The initial stupefaction and dismay with which liberals greeted Donald Trump’s candidacy have slowly given way to feelings of Schadenfreude— reveling in the suffering of others, in this case the apoplectic members of the Republican Establishment. Are such feelings morally wrong? Or can liberals enjoy the spectacle unleavened by guilt? As Republican voters start actually voting, is it okay to be sad — alarmed, even — by the prospect that the Trump hostile takeover of the GOP may fail?
There are three reasons, in descending order of obviousness, for a liberal to earnestly and patriotically support a Trump Republican nomination. The first, of course, is that he would almost certainly lose. Trump’s ability to stay atop the polls for months, even as critics predicted his demise, has given him an aura of voodoo magic that frightens some Democrats. But whatever wizardry Trump has used to defy the laws of political gravity has worked only within his party. Among the electorate as a whole, he is massively — indeed, historically — unpopular, with unfavorable ratings now hovering around 60 percent and a public persona almost perfectly designed to repel the Obama coalition: racial minorities, single women, and college-educated whites. It would take a landscape-altering event like a recession for him to win; even that might not be enough.
Second, a Trump nomination might upend his party. The GOP is a machine that harnesses ethno-nationalistic fear — of communists, criminals, matrimonial gays, terrorists, snooty cultural elites — to win elections and then, once in office, caters to its wealthy donor base. (This is why even a social firebrand like Ted Cruz would privately assure the billionaire investor Paul Singer that he wasn’t particularly concerned about gay-marriage laws.) As its voting base has lost college-educated voters and gained blue-collar whites, the fissure between the means by which Republicans attain power and the ends they pursue once they have it has widened.
What has most horrified conservative activists about Trump’s rise is how little he or his supporters seem to care about their anti-government ideology. When presented with the candidate’s previous support for higher taxes on the rich or single-payer insurance, heresies of the highest order, Trump fans merely shrug. During this campaign, Trump has mostly conformed to party doctrine, but without much conviction. Trump does not mouth the rote conservative formulation that government is failing because it can’t work and that the solution is to cut it down to size. Instead, he says it is failing because it is run by idiots and that the solution is for it to instead be run by Trump. About half of Republicans favor higher taxes on the rich, a position that has zero representation among their party’s leaders. And those Republicans are the most likely to support Trump.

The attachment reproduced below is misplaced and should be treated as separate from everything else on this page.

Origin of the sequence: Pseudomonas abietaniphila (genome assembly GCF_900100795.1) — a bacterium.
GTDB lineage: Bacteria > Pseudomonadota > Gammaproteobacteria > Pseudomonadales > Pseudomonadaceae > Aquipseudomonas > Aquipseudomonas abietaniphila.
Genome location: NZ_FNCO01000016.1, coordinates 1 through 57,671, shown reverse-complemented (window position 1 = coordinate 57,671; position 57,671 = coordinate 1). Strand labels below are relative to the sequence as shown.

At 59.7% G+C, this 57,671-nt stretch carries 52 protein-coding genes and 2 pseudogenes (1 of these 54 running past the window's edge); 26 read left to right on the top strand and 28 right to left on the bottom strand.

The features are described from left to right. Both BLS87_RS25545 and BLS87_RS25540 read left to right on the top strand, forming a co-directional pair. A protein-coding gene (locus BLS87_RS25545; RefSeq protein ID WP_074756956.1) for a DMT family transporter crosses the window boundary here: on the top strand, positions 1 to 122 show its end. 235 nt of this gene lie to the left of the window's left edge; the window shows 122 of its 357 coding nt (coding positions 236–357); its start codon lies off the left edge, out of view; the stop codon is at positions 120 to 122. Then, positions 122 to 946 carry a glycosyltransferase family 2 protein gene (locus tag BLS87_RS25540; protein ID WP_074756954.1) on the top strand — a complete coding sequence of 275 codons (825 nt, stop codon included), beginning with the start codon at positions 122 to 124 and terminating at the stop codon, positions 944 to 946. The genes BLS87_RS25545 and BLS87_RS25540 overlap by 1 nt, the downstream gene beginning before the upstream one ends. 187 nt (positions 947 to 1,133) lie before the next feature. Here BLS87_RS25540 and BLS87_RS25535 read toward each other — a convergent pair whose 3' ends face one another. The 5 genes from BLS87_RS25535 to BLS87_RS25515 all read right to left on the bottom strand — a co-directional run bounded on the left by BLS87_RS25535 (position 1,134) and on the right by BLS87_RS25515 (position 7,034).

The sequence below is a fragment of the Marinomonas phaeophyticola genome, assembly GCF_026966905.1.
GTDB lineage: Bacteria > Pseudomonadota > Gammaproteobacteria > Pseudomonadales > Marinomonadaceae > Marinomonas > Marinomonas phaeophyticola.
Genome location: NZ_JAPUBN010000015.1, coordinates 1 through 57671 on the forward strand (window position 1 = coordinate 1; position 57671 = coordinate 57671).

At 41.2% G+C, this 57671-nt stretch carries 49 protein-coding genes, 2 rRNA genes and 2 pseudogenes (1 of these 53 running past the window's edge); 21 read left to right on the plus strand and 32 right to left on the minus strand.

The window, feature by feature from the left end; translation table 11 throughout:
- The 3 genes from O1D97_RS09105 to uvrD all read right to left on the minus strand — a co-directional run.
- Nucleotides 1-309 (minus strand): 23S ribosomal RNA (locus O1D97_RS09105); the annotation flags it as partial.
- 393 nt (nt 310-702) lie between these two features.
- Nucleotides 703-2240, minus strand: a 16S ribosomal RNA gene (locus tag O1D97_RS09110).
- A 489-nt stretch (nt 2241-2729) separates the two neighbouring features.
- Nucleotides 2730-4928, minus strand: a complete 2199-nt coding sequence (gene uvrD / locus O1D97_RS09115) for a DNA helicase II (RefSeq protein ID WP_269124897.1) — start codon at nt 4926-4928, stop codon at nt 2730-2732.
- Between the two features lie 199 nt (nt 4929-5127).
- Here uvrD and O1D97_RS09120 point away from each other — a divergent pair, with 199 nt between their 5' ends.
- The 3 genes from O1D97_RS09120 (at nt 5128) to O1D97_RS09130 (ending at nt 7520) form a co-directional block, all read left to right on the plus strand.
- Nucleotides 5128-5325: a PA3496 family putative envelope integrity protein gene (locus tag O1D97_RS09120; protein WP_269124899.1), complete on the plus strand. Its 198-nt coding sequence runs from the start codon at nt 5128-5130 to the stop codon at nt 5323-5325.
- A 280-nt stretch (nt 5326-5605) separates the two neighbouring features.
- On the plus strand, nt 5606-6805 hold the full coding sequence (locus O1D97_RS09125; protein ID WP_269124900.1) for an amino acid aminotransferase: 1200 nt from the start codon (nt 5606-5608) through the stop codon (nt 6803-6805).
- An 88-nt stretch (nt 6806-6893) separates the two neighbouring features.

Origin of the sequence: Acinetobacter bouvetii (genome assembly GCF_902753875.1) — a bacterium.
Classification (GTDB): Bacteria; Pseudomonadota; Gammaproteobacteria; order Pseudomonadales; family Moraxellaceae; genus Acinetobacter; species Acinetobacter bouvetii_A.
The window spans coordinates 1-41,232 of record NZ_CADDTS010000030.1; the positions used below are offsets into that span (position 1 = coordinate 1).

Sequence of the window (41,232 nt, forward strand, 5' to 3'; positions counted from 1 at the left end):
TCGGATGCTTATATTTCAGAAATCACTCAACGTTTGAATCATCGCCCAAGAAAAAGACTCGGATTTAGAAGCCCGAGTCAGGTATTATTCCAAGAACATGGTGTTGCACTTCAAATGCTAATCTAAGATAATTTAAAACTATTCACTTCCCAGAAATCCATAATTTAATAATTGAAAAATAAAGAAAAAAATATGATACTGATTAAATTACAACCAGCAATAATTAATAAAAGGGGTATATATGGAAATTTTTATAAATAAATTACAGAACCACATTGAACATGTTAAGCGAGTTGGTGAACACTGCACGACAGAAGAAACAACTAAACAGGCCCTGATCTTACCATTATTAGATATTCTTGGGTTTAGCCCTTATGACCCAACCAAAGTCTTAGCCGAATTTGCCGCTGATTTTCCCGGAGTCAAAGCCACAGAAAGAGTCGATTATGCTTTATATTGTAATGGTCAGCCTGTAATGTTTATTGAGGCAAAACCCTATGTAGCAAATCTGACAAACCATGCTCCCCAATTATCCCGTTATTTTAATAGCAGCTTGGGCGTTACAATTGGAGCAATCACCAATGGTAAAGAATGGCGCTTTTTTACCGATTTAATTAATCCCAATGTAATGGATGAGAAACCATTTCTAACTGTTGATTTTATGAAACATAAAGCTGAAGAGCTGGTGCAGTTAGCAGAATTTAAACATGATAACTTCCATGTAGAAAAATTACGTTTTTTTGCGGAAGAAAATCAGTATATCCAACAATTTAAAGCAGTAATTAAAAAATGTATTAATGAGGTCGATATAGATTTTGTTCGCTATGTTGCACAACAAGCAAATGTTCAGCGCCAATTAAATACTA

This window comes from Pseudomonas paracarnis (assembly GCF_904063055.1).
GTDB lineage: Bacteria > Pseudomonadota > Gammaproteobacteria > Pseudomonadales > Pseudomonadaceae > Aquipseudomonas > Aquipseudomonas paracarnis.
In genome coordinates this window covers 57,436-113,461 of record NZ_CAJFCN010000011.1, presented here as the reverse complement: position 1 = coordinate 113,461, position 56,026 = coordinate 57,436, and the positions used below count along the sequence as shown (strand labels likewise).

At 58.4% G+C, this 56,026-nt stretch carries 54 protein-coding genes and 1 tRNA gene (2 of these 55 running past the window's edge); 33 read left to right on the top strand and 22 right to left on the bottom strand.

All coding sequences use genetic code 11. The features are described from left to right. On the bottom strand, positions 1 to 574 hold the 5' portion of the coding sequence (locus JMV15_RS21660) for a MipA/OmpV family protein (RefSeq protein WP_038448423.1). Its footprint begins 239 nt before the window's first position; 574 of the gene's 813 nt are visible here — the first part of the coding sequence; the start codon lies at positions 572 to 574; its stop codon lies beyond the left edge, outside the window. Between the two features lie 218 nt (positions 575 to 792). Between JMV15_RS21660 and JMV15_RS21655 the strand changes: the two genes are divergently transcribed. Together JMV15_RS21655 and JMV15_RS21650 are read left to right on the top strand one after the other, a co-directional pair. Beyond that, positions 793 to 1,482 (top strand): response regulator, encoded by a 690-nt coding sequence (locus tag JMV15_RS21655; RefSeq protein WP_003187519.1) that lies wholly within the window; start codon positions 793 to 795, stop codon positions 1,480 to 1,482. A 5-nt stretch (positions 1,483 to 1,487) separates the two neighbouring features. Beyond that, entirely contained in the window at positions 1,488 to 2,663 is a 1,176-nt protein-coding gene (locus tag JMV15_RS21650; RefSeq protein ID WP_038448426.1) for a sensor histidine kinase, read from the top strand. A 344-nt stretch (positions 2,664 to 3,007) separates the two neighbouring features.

Trump’s candidacy represents, among other things, a revolt by the Republican proletariat against its master class. That is why National Review devoted a cover editorial and 22 columns to denouncing Trump as a heretic to the conservative movement. A Trump nomination might not actually cleave the GOP in two, but it could wreak havoc. If, like me, you think the Republican Party in its current incarnation needs to be burned to the ground and rebuilt anew, Trump is the only one holding a match.
The third reason to prefer a Trump nomination: If he does win, a Trump presidency would probably wind up doing less harm to the country than a Marco Rubio or a Cruz presidency. It might even, possibly, do some good.
The Trump campaign may feel like an off-the-grid surrealistic nightmare, The Man in the High Castle meets Idiocracy. But something like it has happened before. Specifically, it happened in California, a place where things often happen before they happen to the rest of us, in 2003, when Arnold Schwarzenegger won the governorship. At the time, the prospect of Schwarzenegger governing America’s largest state struck many of us as just as ghastly as the idea of a Trump presidency seems now. Like Trump, Schwarzenegger came directly to politics from the celebrity world without bothering to inform himself about public policy. He campaigned as a vacuous Man of Action in opposition to the Politicians, breezing by all the specifics as the petty obsessions of his inferiors.